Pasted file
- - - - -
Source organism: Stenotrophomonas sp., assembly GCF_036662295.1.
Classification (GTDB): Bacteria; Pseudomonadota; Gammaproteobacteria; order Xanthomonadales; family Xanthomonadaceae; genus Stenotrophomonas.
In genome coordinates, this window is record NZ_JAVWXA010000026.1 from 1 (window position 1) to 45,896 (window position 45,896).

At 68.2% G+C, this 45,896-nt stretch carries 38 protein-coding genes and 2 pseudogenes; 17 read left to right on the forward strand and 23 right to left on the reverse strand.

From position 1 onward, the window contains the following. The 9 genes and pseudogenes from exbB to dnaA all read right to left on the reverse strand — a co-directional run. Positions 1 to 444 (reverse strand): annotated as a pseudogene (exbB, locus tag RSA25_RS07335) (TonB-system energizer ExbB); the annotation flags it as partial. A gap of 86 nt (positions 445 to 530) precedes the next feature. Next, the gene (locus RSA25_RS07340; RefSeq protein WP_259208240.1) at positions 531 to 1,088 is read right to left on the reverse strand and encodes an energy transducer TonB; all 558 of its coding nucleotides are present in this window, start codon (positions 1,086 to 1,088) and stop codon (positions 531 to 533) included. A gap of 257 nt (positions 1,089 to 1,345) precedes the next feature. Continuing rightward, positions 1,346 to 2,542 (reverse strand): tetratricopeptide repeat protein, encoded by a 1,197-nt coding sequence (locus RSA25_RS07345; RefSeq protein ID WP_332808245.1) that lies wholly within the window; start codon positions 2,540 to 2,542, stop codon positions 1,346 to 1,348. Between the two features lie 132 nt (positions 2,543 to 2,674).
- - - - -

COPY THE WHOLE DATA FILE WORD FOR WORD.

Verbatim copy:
Source organism: Stenotrophomonas sp., assembly GCF_036662295.1.
Classification (GTDB): Bacteria; Pseudomonadota; Gammaproteobacteria; order Xanthomonadales; family Xanthomonadaceae; genus Stenotrophomonas.
In genome coordinates, this window is record NZ_JAVWXA010000026.1 from 1 (window position 1) to 45,896 (window position 45,896).

At 68.2% G+C, this 45,896-nt stretch carries 38 protein-coding genes and 2 pseudogenes; 17 read left to right on the forward strand and 23 right to left on the reverse strand.

From position 1 onward, the window contains the following. The 9 genes and pseudogenes from exbB to dnaA all read right to left on the reverse strand — a co-directional run. Positions 1 to 444 (reverse strand): annotated as a pseudogene (exbB, locus tag RSA25_RS07335) (TonB-system energizer ExbB); the annotation flags it as partial. A gap of 86 nt (positions 445 to 530) precedes the next feature. Next, the gene (locus RSA25_RS07340; RefSeq protein WP_259208240.1) at positions 531 to 1,088 is read right to left on the reverse strand and encodes an energy transducer TonB; all 558 of its coding nucleotides are present in this window, start codon (positions 1,086 to 1,088) and stop codon (positions 531 to 533) included. A gap of 257 nt (positions 1,089 to 1,345) precedes the next feature. Continuing rightward, positions 1,346 to 2,542 (reverse strand): tetratricopeptide repeat protein, encoded by a 1,197-nt coding sequence (locus RSA25_RS07345; RefSeq protein ID WP_332808245.1) that lies wholly within the window; start codon positions 2,540 to 2,542, stop codon positions 1,346 to 1,348. Between the two features lie 132 nt (positions 2,543 to 2,674).